Long-term data storage is provided on the back-end with cloud servers based on Intel® Xeon® processors that also host the iWMS software. Here, central staff can monitor the entire process of warehouse operation flow and offer statistical analysis on the efficiency of warehouse operations.

Together, these capabilities enable warehouse operators to:

  • Recommend and adjust shelf positions in real time through current demand analysis of warehouse storage.
  • Monitor AGV robot movement with multi-path planning to avoid obstacles and traffic jams.
  • Distribute robotic tasks evenly based on constantly updated AGV status.
  • Control positioning and movement of AGVs with warehouse visualization based on a warehouse CAD map and RCS model data.

To ensure that all of these decisions are consistent with a business’ goals, iWMS can interface with a corporate ERP. For example, the system can be configured to work with inbound/outbound policies and existing material requisition processes.

Proven Results

Hikvision uses iWMS in its own operations, putting the system to work at its Tonglu factory. This facility, which manufactures video surveillance systems, contains a 120,000-square-meter warehouse with a daily output of US$14.6 million in shipments. Nearly 800 AGVs are online in the facility.

Warehouse robots carry and sort parts and products, then park themselves automatically out of the way under the storage racks when not in use. Smart production logistics is handled through the RCS, which supports multi-robot cluster scheduling for unmanned handling of raw materials via a common work-in-process (WIP) system.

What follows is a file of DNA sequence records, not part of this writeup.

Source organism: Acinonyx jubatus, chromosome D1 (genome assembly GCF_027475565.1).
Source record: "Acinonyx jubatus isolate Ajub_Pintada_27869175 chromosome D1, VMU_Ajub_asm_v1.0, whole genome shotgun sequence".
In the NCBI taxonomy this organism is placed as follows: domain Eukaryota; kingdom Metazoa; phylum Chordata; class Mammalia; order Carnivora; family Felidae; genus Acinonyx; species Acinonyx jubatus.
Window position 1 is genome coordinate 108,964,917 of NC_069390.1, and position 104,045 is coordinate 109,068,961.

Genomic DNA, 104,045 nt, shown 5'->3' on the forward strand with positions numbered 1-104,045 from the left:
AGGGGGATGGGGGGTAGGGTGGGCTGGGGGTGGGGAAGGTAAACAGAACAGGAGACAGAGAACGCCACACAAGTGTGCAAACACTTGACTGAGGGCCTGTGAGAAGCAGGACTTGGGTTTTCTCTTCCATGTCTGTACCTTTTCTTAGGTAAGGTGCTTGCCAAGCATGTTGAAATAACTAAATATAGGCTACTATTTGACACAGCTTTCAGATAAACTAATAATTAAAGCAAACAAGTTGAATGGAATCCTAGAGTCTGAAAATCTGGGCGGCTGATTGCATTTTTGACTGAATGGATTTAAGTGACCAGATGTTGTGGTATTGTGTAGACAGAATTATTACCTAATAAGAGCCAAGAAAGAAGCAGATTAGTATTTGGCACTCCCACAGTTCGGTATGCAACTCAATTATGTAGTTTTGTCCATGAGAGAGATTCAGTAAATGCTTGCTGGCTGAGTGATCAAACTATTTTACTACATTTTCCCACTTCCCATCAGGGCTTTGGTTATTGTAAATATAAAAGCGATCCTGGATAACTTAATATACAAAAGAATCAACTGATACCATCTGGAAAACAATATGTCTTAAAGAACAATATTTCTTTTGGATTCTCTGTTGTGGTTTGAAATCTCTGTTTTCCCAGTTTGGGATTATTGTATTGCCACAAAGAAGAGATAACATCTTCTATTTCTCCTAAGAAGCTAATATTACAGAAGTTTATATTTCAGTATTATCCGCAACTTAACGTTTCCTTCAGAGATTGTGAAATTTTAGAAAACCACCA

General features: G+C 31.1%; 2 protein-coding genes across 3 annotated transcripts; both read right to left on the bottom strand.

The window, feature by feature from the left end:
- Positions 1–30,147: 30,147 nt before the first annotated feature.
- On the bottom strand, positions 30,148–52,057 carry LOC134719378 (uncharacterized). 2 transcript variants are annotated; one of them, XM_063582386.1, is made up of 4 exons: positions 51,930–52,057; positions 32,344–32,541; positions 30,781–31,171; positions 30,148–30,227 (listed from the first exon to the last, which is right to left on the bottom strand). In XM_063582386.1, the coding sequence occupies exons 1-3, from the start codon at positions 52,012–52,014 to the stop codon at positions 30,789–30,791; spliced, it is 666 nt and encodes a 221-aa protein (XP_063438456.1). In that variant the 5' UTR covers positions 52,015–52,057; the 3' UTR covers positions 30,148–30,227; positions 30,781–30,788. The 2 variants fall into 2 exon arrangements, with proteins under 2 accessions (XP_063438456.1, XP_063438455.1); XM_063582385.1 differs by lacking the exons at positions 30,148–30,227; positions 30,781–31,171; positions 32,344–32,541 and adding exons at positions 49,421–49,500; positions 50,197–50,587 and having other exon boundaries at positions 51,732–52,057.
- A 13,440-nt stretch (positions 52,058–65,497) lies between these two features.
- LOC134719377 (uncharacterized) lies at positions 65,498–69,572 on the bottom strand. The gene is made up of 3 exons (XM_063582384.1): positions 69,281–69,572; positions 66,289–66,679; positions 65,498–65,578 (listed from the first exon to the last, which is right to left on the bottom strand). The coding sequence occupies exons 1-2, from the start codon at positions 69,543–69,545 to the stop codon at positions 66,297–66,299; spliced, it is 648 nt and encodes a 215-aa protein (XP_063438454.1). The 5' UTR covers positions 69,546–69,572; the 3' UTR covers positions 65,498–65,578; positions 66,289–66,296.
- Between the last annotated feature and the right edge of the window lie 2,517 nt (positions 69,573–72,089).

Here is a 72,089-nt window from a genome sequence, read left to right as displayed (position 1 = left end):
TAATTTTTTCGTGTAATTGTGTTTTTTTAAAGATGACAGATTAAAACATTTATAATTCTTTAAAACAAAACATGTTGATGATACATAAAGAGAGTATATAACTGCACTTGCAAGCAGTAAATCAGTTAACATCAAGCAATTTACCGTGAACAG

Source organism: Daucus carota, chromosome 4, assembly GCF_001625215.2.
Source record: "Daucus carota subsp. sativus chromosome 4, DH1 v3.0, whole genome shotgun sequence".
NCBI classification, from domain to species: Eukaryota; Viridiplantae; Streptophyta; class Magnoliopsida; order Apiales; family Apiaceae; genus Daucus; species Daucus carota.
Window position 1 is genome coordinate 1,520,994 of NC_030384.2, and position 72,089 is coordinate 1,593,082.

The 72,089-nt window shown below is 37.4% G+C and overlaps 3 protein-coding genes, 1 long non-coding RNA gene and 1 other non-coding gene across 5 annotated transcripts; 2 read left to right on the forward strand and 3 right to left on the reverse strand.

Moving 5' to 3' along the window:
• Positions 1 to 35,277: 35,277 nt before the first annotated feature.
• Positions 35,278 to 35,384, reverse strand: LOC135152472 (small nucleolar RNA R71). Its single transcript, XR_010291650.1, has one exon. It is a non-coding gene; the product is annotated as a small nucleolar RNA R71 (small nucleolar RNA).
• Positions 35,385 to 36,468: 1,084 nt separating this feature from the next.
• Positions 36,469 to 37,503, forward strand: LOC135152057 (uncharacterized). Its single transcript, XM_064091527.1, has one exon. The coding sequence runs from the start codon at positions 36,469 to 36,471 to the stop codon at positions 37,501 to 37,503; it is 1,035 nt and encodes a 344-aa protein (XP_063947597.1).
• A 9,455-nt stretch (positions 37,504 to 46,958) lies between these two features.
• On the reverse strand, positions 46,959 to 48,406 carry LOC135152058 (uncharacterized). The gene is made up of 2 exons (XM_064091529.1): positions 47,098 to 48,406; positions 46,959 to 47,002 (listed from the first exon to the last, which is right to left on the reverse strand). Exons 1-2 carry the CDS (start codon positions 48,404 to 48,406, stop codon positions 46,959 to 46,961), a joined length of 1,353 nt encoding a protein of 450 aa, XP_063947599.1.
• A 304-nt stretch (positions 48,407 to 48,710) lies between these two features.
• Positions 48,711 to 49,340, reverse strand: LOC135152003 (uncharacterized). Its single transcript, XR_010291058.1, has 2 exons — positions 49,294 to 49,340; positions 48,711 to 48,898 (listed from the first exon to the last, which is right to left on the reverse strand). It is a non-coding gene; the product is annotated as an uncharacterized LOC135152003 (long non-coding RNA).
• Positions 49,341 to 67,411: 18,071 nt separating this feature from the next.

Using iWMS, the Hikvision factory was able to:

  • Store raw materials automatically
  • Enable intelligent detection during the production process
  • Manage and warehouse finished products
  • Control equipment intelligently
  • Automatically feed the production line with raw materials
  • Oversee transit and interim work in process

According to Wu Yonghai, labor costs were reduced by 58% and efficiency improved by 84% after implementing the iWMS solution in 2016. “In the future, we see applications for this system in medical supplies, food, and other multi-storage markets,” he said.

Warehouse operators interested in replicating the success at the Hikvision Tonglu facility in their own warehouses must first work with Hikvision to create a warehouse simulation. The simulation is needed to accurately predict costs to set up the iWMS as well as the time to customize the solution—typically three to eight weeks depending on the size of the warehouse facility.

“Once installed, the payback period for the iWMS is only one to three years,” said Wu Yonghai. “It’s worthwhile in the long run.”

Intel Powers The Partnership

Hikvision found Intel’s technology and industry leadership to be a good match for its ambitious iWMS system. As noted above, the Smart Camera uses Intel® FGPAs and Intel® processors. What’s more, Intel-based PCs and terminals provide a good operating environment for all the software in the intelligent warehouse management solution.

“We would like to incorporate Intel’s sensors and processors into our robots in the future,” explained Wu Yonghai. “Balancing technology and high quality are very necessary. Intel has a good worldwide reputation for both.”

Indeed, a focus on the future is appropriate as China turns to ever more advanced robotic systems to address workforce training and labor cost issues. A smart warehouse management system that includes such an automated workforce can produce amazing results in operational efficiency and cost savings.

About the Author

John Blyler

John covers today’s latest high-tech, science and even science fiction in blogs, magazine articles, books and videos. He is an experienced physicist, engineer, journalist, author and professor who continues to speak at major conferences and before the camera on Chipestimate.com TV.